May 12, 2015: This morning, Verizon Communications Inc. offered $4.4 billion to purchase AOL Inc. With the shares of AOL closing today at $50.52, above the $50 bid price, some investors are expecting a higher or competing bid to materialize. So it is too early to say if the deal will go through. But it is still interesting to see what Verizon is planning, and how their strategy contrasts with that at AT&T.

Verizon wants to acquire AOL for its digital media and advertising revenue streams. The announcement is another step in their emerging strategy to focus on delivering more content via over-the-top broadband and mobile networks, while not relying as heavily on the revenues the networks themselves generate.

Lowell McAdam, Verizon chairman and CEO, said: “Verizon’s vision is to provide customers with a premium digital experience based on a global multiscreen network platform. This acquisition supports our strategy to provide a cross-screen connection for consumers, creators and advertisers to deliver that premium customer experience.”

He added, “AOL has once again become a digital trailblazer, and we are excited at the prospect of charting a new course together in the digitally connected world. At Verizon, we’ve been strategically investing in emerging technology, including Verizon Digital Media Services and OTT, that taps into the market shift to digital content and advertising. AOL’s advertising model aligns with this approach, and the advertising platform provides a key tool for us to develop future revenue streams.”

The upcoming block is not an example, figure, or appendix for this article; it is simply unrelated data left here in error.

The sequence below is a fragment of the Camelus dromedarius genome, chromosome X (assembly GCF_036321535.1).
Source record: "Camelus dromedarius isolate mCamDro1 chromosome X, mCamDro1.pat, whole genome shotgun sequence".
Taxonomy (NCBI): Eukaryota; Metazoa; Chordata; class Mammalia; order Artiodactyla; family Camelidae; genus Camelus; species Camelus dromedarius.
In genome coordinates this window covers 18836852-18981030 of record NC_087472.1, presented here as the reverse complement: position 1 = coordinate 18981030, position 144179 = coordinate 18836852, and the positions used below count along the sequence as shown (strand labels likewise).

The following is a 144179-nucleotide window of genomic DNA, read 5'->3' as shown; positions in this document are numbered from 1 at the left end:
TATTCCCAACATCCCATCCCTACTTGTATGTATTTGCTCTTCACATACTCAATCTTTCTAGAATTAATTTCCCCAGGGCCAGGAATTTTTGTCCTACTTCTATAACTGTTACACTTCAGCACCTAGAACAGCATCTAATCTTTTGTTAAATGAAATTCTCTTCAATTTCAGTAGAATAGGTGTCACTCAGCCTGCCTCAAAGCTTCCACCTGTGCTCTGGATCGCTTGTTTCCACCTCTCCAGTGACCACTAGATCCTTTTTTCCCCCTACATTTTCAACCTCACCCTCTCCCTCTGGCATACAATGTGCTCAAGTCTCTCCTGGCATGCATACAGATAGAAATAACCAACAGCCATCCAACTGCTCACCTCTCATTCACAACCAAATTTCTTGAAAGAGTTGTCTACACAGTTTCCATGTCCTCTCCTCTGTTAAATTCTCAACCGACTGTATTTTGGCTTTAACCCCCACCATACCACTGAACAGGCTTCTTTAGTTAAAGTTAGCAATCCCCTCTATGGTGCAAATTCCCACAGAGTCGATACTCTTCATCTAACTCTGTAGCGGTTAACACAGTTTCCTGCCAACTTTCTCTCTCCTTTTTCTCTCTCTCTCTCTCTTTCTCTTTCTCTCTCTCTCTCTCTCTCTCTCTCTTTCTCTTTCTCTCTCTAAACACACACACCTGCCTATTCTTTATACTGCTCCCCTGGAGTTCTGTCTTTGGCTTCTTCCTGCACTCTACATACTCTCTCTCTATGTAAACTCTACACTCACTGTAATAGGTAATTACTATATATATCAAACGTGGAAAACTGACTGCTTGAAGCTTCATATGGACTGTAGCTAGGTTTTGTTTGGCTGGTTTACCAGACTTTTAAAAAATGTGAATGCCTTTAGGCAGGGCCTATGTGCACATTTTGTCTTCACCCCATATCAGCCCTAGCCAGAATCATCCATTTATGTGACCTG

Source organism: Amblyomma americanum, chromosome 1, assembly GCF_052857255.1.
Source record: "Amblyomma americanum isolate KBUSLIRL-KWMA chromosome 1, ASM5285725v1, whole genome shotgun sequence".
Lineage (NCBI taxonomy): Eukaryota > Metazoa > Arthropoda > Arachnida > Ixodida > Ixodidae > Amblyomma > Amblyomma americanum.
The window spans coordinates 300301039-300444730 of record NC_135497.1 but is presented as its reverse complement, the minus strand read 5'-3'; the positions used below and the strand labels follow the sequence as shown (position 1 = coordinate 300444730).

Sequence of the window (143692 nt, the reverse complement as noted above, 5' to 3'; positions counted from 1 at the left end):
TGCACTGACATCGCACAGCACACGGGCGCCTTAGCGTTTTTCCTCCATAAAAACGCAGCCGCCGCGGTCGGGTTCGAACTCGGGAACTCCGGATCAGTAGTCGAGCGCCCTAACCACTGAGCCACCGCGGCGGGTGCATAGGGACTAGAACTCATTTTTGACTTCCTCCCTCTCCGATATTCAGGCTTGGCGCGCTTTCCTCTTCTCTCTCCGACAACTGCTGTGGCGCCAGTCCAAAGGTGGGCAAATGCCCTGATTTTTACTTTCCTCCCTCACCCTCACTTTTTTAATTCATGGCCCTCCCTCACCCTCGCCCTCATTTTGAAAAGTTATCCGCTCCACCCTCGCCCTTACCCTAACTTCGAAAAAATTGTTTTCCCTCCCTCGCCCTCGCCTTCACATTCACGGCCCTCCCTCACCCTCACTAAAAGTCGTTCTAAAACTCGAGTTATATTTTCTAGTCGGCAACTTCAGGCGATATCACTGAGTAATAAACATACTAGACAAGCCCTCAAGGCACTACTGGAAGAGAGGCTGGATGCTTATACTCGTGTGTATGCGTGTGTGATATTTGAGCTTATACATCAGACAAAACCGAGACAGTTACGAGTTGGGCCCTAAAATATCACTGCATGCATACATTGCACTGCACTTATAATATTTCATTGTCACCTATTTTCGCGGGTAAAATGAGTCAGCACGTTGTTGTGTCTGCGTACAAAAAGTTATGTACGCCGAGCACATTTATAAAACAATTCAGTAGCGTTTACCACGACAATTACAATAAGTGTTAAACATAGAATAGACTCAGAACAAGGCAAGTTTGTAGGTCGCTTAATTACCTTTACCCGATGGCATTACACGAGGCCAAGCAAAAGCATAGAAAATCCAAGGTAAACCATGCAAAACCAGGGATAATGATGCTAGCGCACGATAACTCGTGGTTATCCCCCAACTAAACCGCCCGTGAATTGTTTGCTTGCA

In a sharp contrast, last May, AT&T announced their bid for DIRECTV. They made clear that they believed that the key to making money in the telecom industry is in owning and operating the network, not in running contect over it.

Which is the “better” strategy, Verizon or AT&T? I could argue either way. But in 5 years, the answer will be clear.

To see more details on the AT&T acquisition of DIRECTTV, see

To see more details on the Verizon acquisition announcement, see

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